Akin’s comments have provoked a number of thoughtful responses about how often women are obligated to justify their rapes, abortions and other personal, private life events. Whether a rape victim appears “legitimate” can often determine whether the rape is prosecuted, and whether the jury convicts the defendant. Whether a woman seeking an abortion is doing so for a “legitimate” reason—her health is in danger, or the pregnancy was the result of rape or incest—can determine whether she can legally or practically access the abortion at all.

Drawing attention to women who experience reproductive coercion or seek an abortion as a result of a rape might, on the surface, suggest that we’re trying to find an “excuse” for an abortion—a “legitimate” reason—that, might, just might, placate conservatives. As Maya Dusenbery wrote on Feministing, “You don’t know anything about other people’s lives. The point is to show that we can’t categorize abortions into these different types, because every single woman’s reason for getting an abortion is absolutely unique” (emphasis in the original).

(via Does It Matter Why Women Have Abortions? | The Nation)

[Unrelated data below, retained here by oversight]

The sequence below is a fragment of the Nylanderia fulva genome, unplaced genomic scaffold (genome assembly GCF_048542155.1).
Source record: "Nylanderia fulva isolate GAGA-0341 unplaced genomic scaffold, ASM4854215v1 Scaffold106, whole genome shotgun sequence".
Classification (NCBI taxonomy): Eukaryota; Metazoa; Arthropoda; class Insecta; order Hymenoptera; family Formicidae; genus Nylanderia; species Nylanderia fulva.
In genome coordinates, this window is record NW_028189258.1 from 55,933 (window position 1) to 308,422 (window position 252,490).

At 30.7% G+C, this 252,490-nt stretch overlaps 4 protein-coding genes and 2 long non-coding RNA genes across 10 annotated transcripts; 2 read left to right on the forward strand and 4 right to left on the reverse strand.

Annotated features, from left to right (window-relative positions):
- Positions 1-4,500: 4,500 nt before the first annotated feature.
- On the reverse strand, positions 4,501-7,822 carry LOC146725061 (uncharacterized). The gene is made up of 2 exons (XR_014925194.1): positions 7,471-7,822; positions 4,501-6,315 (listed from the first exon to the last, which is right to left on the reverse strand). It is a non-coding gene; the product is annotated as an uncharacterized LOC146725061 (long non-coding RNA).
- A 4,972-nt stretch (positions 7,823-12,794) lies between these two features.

newyorker.com
Margaret Talbot: What’s Behind the Declining Abortion Rate?

Last week’s report about the declining abortion rate was potentially good news for everyone, especially, one would think, for right-to-life groups. Most of them, though, weren’t cheering.

What’s probably behind the decline:

  • Increased use of long-acting, highly effective methods of contraception, such as the implant and IUD
  • Making effective contraception more accessible through public funding
  • An overall decrease in the birth rate - people are choosing not to get pregnant in the first place

What anti-choicers wish was behind the decline (but isn’t):

  • Restricting access to safe, legal abortion
huffingtonpost.com
Ruth Bader Ginsburg Calls 'Choice' An Empty Concept For Poor Women
WASHINGTON -- Supreme Court Justice Ruth Bader Ginsburg said the concept of "choice" is an ephemeral one for low-income women who live in states that pass laws limiting access to abortion, as they may

“Supreme Court Justice Ruth Bader Ginsburg said the concept of “choice” is an ephemeral one for low-income women who live in states that pass laws limiting access to abortion, as they may not be able to afford to travel to a state with less onerous restrictions.